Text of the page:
The mood took us to dig around and find some of the earliest sounds known to humanity. This was triggered off when we heard Florence Nightingale’s voice.
It struck us as alarming just how far back these date. Going on well over 160 years ago, you can listen to distant recordings on tinny phonograph.
And it’s really an astonishing time capsule of lives once lived and a different era coming back to life. Ready your ears!
The Earliest Sound Recordings Ever
The splendidly named French inventor Édouard-Léon Scott de Martinville (1817-1879) came up with the phonautograph. That was the very first sound recorder.
Despite this incredible invention, Scott died without recognition.
He came up with the idea after seeing engravings in a physics book—the drawings were of auditory anatomy.
His plan was then to mimic that with an elastic membrane for the eardrum, levers for the ossicles (three bones in the middle ear), and wood covered in lampblack.
The result was this thing, which recorded sounds with a large horn attached to a diaphragm.
Thomas Edison later created a phonograph in 1877, which actually recorded sounds properly. As the phonautograph could only create visual images of noise.
So, yes, you couldn’t hear anything from recordings. Until 2008, when a recording of squiggles was restored by scientists at the Lawrence Berkeley National Laboratory in California.
This is below, a primitive recording of someone singing the French folk song Au clair de la lune from 9th April, 1860.
Technology called IRENE (Image, Reconstruct, Erase Noise, Etc.) brought the squiggles to life.
And that’s now the earliest known recording of someone singing we have. But other recordings from the phonautograph date back to 1853.
There’s an assortment of the earliest sounds below made by Édouard-Léon Scott. A lot of it is unintelligible, but still! These were the first attempts to record sound.
This is a mixture of Scott’s voice and various attempts at singing. We believe one recording is his attempt at Jingle Bells.
Years later with Edison’s efforts going on, all sorts of recordings were made. Often by inventors and scientists deciding the best bet was to sing and have that recorded for posterity.
Take below, with a lab technician at Volta laboratories.
While busy reciting Mary Had a Little Lamb, there was some sort of technical failure and he recorded the very first obscenity. Hurray!
Such pioneering efforts paved the way for happenings towards the 20th century, including with some legendary Victorian era luminaries.
And that’s what we want to take a look at next. The voices of some folks who’ve gone down in legend, for one reason or another.
Florence Nightingale and Other Early Recordings
Yes, so someone decided to record Florence Nightingale (1820-1910). This was made in 1890 when she was around 70.
Her voice was recorded on a phonograph in the name of a healthcare fund. Part of the recording states:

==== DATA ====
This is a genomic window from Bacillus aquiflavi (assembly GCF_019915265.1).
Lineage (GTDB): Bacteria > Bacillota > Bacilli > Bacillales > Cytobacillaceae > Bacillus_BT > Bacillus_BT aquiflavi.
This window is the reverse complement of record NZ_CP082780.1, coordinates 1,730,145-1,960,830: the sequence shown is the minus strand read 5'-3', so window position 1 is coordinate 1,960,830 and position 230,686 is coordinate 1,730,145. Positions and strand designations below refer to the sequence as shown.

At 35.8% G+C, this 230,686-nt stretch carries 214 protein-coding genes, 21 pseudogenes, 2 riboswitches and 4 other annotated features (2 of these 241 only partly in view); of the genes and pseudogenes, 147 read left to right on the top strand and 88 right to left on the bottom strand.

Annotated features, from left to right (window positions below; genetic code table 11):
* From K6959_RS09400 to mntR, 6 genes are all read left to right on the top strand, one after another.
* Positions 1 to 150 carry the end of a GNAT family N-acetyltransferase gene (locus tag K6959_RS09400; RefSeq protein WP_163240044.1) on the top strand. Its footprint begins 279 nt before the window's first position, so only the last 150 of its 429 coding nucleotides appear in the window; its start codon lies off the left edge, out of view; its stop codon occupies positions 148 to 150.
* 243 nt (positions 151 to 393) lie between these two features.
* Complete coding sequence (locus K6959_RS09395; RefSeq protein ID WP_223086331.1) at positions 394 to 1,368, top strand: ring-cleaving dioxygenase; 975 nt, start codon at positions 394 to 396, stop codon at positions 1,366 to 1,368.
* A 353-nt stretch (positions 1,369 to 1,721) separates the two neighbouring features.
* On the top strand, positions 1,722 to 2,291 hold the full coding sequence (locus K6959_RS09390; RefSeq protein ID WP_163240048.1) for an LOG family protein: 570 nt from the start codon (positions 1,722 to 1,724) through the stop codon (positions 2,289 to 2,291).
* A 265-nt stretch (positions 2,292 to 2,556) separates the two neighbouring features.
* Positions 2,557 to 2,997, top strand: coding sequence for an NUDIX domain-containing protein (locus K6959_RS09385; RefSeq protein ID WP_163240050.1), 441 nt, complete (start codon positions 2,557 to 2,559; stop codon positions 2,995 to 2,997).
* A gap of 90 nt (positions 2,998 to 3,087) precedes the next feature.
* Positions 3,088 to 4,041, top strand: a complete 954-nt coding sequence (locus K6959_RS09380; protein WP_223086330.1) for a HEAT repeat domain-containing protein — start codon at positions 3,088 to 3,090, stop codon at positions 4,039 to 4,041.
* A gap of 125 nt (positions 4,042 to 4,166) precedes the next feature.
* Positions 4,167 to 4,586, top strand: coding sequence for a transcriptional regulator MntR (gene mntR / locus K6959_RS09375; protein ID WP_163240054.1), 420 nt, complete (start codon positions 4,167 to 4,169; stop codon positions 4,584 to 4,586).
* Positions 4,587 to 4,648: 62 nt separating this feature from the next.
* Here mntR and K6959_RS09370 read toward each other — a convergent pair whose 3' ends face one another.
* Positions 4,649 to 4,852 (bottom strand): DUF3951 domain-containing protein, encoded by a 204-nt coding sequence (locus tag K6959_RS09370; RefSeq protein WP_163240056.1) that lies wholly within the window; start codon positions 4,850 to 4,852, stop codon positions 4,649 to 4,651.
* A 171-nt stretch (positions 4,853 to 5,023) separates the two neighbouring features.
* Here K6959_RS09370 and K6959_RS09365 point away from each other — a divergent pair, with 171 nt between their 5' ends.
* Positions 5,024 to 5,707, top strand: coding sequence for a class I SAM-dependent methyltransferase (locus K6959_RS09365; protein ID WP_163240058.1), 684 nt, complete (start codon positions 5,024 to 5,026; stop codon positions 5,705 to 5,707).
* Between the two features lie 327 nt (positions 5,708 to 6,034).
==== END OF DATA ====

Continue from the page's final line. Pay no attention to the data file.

“When I am no longer even a memory, just a name, I hope my voice may perpetuate the great work of my life. God bless my dear old comrades of Balaclava and bring them safe to shore. Florence Nightingale”
These fancy technological stuff, it seemed, was always intended for recording music. And why not? We all like that stuff.
But up until around 100 years ago, you’d have to go and listen to buskers. Or go to the opera or some such. A frightful concept!
The arrival of sound recordings allowed for such marvels as below.
This was Alessandro Moreschi (1858-1922), one of the last Italian castrato. If you’re wondering what that was, some Italian boys were castrated before puberty to preserve their singing voices.
As you may be able to tell, this practice began dying off around the early 20th century. And Moreschi was the only castrato to ever make an audio recording. These were completed in early April 1902.
Eerie social practices aside, Moreschi is actually supposed to be an average member of the castrato. His singing abilities not exceptional.
But the recording has a haunting quality to it, for sure, knowing the guy was in his early 40s when he was hitting those falsettos.
Around the same time Moreschi was hitting high notes for posterity, we got this a recording of a full concert on January 30th, 1903.
It’s from Act 2 of Leoncavallo’s I Pagliacci and was recorded by Lionel Mapleson in New York.
There’s plenty more out there, too, we just wanted to point out this stuff is around on YouTube if you want to have a gander.
And we think we’ll end on this ancient note from one of the oldest known melodies.
That’s the Hurrian Hymn No.6 from circa 1400 B.C. It was performed much more recently on a lyre by Michael Levy.
The piece was discovered in the 1950s during an archaeological expedition.
Just goes to show us humans have been a talented bunch over the thousands of years, eh?